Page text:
How Dementia Causes Death

A person in the late stage of dementia is at risk for many medical complications. Because they might not be able to move, they're at especially high risk for certain conditions.

They could get a urinary tract infection (UTI) or pneumonia (an infection of the lungs). They can also experience skin breakdown, pressure ulcers (bedsores), or blood clots.

Trouble swallowing, eating, and drinking leads to weight loss, dehydration, and malnutrition. This further increases their risk of infection.

In the end, most people with late-stage dementia die from underlying dementia or a related complication.

For example:

  • A person may die from an infection like aspiration pneumonia. If someone has trouble swallowing, food or liquids may go down the wrong tube. Instead of going into the esophagus or stomach, it's breathed into the airways or lungs. This leads to a type of pneumonia called aspiration pneumonia.
  • Dementia increases the risk of death from a blood clot in the lung because they are bedbound and not mobile.

It's important to know that late-stage dementia is a terminal illness and can lead to death. In these cases, the death certificate may list dementia as the cause of death.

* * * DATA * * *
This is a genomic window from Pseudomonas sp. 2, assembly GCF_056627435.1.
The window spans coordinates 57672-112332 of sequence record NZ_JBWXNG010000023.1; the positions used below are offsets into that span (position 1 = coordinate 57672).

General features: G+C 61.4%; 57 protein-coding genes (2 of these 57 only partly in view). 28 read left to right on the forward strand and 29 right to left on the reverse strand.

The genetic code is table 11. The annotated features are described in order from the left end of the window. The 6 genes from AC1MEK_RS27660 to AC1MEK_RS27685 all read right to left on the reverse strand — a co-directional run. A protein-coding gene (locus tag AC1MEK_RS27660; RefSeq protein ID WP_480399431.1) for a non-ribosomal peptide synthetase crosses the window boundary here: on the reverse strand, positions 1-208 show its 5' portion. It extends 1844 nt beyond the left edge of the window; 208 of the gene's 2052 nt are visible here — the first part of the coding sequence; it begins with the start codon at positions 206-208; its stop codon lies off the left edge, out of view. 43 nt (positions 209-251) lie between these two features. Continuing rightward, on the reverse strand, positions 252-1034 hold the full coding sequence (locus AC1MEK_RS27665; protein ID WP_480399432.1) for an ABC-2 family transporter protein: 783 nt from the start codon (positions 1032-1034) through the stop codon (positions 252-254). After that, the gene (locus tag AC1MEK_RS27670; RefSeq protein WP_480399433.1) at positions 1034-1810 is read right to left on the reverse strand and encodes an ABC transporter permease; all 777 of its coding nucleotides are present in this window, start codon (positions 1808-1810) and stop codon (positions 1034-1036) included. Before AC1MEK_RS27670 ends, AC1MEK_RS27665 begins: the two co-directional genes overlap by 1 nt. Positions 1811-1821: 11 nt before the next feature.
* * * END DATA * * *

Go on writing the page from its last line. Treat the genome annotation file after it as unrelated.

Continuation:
Summary

In the beginning stages of dementia, symptoms vary depending on the type of dementia.

As time goes on and dementia progresses, the symptoms start to be the same among all types of dementia. People call this late-stage or end-stage dementia. During this stage, your loved one may be at a very high risk of complications.

People with end-stage dementia often die from a complication related to their dementia.

A Word From Verywell

While advanced dementia of these types has no cure and ultimately leads to death, you can still help your loved one. You can provide comfort and play an active role in their care.

Memory care units in skilled nursing facilities and hospice care are available and encouraged for individuals with late-stage dementia. Hospice focuses on pain relief and managing your loved one's symptoms.

With this approach, you can be proactive in providing love and support, without putting your loved one through unnecessary medical treatments.

5 Sources
Verywell Health uses only high-quality sources, including peer-reviewed studies, to support the facts within our articles. Read our editorial process to learn more about how we fact-check and keep our content accurate, reliable, and trustworthy.
  1. National Insitute on Aging. Alzheimer's disease fact sheet.

  2. McKeith IG, Boeve BF, Dickson DW, et al. Diagnosis and management of dementia with Lewy bodies: fourth consensus report of the DLB ConsortiumNeurology. 2017;89(1):88-100. doi:10.1212/WNL.000000000000405

  3. Young JJ, Lavakumar M, Tampi D, Balachandran S, Tampi RR. Frontotemporal dementia: latest evidence and clinical implicationsTherapeutic Advances in Psychopharmacology. 2018;8(1):33-48. doi:10.1177/2045125317739818

  4. World Health Organization. Dementia.

  5. Kumar CS, Kuriakose JR. End-of-life care issues in advanced dementiaMent Health Fam Med. 2013;10(3):129-132. PMID:24427179

Additional Reading

By Angela Morrow, RN
Angela Morrow, RN, BSN, CHPN, is a certified hospice and palliative care nurse.